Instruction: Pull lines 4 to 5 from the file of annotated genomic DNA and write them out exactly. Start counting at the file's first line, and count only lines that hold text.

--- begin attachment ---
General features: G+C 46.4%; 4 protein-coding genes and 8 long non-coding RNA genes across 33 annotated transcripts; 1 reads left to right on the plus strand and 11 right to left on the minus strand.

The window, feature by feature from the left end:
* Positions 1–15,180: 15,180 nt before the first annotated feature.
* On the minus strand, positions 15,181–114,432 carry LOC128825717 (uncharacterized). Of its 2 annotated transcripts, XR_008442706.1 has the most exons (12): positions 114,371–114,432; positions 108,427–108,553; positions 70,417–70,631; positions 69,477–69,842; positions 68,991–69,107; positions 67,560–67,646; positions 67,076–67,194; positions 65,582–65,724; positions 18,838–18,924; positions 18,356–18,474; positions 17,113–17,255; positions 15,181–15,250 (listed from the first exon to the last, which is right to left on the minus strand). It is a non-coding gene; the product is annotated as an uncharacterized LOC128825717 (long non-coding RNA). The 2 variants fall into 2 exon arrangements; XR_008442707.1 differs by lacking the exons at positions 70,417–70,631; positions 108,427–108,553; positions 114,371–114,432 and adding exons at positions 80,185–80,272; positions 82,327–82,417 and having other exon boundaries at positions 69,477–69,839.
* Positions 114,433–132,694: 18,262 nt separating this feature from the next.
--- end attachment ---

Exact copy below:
* On the minus strand, positions 15,181–114,432 carry LOC128825717 (uncharacterized). Of its 2 annotated transcripts, XR_008442706.1 has the most exons (12): positions 114,371–114,432; positions 108,427–108,553; positions 70,417–70,631; positions 69,477–69,842; positions 68,991–69,107; positions 67,560–67,646; positions 67,076–67,194; positions 65,582–65,724; positions 18,838–18,924; positions 18,356–18,474; positions 17,113–17,255; positions 15,181–15,250 (listed from the first exon to the last, which is right to left on the minus strand). It is a non-coding gene; the product is annotated as an uncharacterized LOC128825717 (long non-coding RNA). The 2 variants fall into 2 exon arrangements; XR_008442707.1 differs by lacking the exons at positions 70,417–70,631; positions 108,427–108,553; positions 114,371–114,432 and adding exons at positions 80,185–80,272; positions 82,327–82,417 and having other exon boundaries at positions 69,477–69,839.
* Positions 114,433–132,694: 18,262 nt separating this feature from the next.